52 Facts About Hui people


Hui people are an East Asian ethnoreligious group predominantly composed of Chinese-speaking adherents of Islam.

FactSnippet No. 640,460

The government defines the Hui people to include all historically Muslim communities not included in China's other ethnic groups; they are therefore distinct from other Muslim groups such as the Uyghurs.

FactSnippet No. 640,461

The Hui people predominantly speak Chinese, while maintaining some Arabic and Persian phrases.

FactSnippet No. 640,462

Study in 2020 found that the Hui people descended almost exclusively from indigenous East Asian people, with only minor contribution from West-Eurasian populations .

FactSnippet No. 640,463

The formation and ethnogenesis of Hui people can be attributed to the cultural transformation of local Chinese residents.

FactSnippet No. 640,464

The 1916 Encyclopædia of Religion and Ethics, Volume 8 said that Chinese Muslims always called themselves Huihui or Huizi, and that neither themselves nor other people called themselves Han, and they disliked people calling them Dungan.

FactSnippet No. 640,465

Hui people reported that due to religion, Hui were classed as a different nationality from Han as if they were one of the other minority groups.

FactSnippet No. 640,466

Hui people are referred to by Central Asian Turkic speakers and Tajiks by the ethnonym Dungan.

FactSnippet No. 640,467

The name "Hui people Hui people" was applied to them, and eventually became the name applied to Muslims.

FactSnippet No. 640,468

The Dungan people, descendants of Hui who fled to Central Asia, called themselves Zhongyuan ren in addition to the standard labels lao huihui and huizi.

FactSnippet No. 640,469

For example, Li Yong is a famous Han Chinese who practices Islam and Hui people Liangyu is a notable atheist Hui people.

FactSnippet No. 640,470

Hui people consider other Hui who do not observe Islamic practices to still be Hui.

FactSnippet No. 640,471

In Gansu province in the 1800s, a Muslim Hui people woman married into the Han Chinese Kong lineage of Dachuan District, which was descended from Confucius.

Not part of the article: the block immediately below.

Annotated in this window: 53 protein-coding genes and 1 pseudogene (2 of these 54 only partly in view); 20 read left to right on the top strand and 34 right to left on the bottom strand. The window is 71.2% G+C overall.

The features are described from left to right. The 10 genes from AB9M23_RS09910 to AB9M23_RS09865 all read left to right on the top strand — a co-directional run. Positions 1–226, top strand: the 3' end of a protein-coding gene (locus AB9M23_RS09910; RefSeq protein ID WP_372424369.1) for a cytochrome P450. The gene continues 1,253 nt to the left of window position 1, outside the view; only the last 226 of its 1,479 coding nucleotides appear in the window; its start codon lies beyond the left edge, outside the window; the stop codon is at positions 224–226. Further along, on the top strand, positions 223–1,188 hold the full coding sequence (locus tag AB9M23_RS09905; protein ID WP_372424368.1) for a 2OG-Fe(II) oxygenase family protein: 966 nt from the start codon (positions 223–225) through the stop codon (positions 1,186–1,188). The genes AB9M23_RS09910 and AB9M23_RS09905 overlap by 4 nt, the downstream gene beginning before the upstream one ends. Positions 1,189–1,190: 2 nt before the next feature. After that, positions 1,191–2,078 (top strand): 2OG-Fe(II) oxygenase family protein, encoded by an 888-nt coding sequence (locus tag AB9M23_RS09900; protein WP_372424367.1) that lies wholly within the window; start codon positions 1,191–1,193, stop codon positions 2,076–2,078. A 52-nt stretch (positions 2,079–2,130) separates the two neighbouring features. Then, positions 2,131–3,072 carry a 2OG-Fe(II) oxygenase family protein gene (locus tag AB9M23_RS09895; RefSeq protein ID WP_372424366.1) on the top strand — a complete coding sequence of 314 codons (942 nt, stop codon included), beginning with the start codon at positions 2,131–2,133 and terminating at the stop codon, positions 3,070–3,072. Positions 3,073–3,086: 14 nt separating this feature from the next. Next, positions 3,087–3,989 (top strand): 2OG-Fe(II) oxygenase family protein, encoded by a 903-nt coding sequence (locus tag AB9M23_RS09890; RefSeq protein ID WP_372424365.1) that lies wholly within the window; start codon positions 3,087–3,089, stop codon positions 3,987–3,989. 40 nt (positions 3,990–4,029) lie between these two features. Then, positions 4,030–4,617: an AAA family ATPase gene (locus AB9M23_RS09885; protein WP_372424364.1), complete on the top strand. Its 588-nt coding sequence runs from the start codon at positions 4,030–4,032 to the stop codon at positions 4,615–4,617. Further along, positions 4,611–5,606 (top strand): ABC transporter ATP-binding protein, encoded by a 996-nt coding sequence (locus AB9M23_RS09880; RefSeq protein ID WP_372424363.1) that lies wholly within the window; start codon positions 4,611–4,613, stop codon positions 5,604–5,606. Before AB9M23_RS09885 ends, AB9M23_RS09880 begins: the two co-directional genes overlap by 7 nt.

FactSnippet No. 640,472

The number of Hui people going on Hajj is expanding, while Uyghurs find it difficult to get passports to go on Hajj.

FactSnippet No. 640,473

Hui people women are allowed to wear veils, while Uyghur women are discouraged from wearing them.

FactSnippet No. 640,474

The Chinese government assisted them and gave into their demands because Hui people do not have a separatist movement, unlike the Uyghurs.

FactSnippet No. 640,475

Hui people Muslims have been alleged to have experienced greater repression of religious activities in recent years.

FactSnippet No. 640,476

At least two Hui people Muslims have allegedly been included in the reeducation camps, termed "Vocational Education and Training Centers" which the Chinese government claims are aimed at reforming the political thought of detainees, including extremist religious beliefs and separatist or terrorist sympathies.

FactSnippet No. 640,477

Xinjiang's Hui people population increased by more than 520 percent between 1940 and 1982, an average annual growth of 4.

FactSnippet No. 640,478

Some Hui people criticize Uyghur separatism and generally do not want to get involved in conflict in other countries.

FactSnippet No. 640,479

Many Hui people Muslims supported the repression of Tibetan separatism by the Chinese government, complicating their relationship.

FactSnippet No. 640,480

Sectarian fighting between Hui people sects led to the Jahriyya rebellion in the 1780s and the 1895 revolt.

FactSnippet No. 640,481

Some Hui people believed that Islam was the true religion through which Confucianism could be practiced, superior to "barbarian" religions, and accused Buddhists and Daoists of "heresy", like most other Confucian scholars.

FactSnippet No. 640,482

French army Commandant Viscount D'Ollone reported in 1910 that Sichuanese Hui people did not strictly enforce the Islamic practices of teetotaling, ritual washing and Friday prayers.

FactSnippet No. 640,483